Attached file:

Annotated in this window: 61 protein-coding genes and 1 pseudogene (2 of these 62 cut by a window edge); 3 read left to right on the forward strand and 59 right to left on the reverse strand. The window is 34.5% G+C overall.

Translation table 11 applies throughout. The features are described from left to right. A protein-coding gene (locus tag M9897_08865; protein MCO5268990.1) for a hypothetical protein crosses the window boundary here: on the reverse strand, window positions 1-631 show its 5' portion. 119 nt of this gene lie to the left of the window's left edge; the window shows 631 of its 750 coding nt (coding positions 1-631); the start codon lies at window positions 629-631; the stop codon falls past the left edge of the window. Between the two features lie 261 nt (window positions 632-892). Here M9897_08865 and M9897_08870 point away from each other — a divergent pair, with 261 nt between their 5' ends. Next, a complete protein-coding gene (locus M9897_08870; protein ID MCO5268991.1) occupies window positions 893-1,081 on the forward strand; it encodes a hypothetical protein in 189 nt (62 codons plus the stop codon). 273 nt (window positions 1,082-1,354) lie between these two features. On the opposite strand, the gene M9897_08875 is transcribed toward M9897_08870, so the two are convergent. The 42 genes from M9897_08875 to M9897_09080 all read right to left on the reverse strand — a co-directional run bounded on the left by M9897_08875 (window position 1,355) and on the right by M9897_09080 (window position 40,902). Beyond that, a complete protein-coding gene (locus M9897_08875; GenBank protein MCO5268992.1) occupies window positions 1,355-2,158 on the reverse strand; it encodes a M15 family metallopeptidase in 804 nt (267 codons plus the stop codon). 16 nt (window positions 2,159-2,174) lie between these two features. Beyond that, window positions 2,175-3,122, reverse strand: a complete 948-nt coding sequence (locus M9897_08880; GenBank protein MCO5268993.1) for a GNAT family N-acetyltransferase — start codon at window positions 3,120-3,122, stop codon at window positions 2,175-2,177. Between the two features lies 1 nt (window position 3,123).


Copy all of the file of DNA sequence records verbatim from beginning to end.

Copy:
Annotated in this window: 61 protein-coding genes and 1 pseudogene (2 of these 62 cut by a window edge); 3 read left to right on the forward strand and 59 right to left on the reverse strand. The window is 34.5% G+C overall.

Translation table 11 applies throughout. The features are described from left to right. A protein-coding gene (locus tag M9897_08865; protein MCO5268990.1) for a hypothetical protein crosses the window boundary here: on the reverse strand, window positions 1-631 show its 5' portion. 119 nt of this gene lie to the left of the window's left edge; the window shows 631 of its 750 coding nt (coding positions 1-631); the start codon lies at window positions 629-631; the stop codon falls past the left edge of the window. Between the two features lie 261 nt (window positions 632-892). Here M9897_08865 and M9897_08870 point away from each other — a divergent pair, with 261 nt between their 5' ends. Next, a complete protein-coding gene (locus M9897_08870; protein ID MCO5268991.1) occupies window positions 893-1,081 on the forward strand; it encodes a hypothetical protein in 189 nt (62 codons plus the stop codon). 273 nt (window positions 1,082-1,354) lie between these two features. On the opposite strand, the gene M9897_08875 is transcribed toward M9897_08870, so the two are convergent. The 42 genes from M9897_08875 to M9897_09080 all read right to left on the reverse strand — a co-directional run bounded on the left by M9897_08875 (window position 1,355) and on the right by M9897_09080 (window position 40,902). Beyond that, a complete protein-coding gene (locus M9897_08875; GenBank protein MCO5268992.1) occupies window positions 1,355-2,158 on the reverse strand; it encodes a M15 family metallopeptidase in 804 nt (267 codons plus the stop codon). 16 nt (window positions 2,159-2,174) lie between these two features. Beyond that, window positions 2,175-3,122, reverse strand: a complete 948-nt coding sequence (locus M9897_08880; GenBank protein MCO5268993.1) for a GNAT family N-acetyltransferase — start codon at window positions 3,120-3,122, stop codon at window positions 2,175-2,177. Between the two features lies 1 nt (window position 3,123).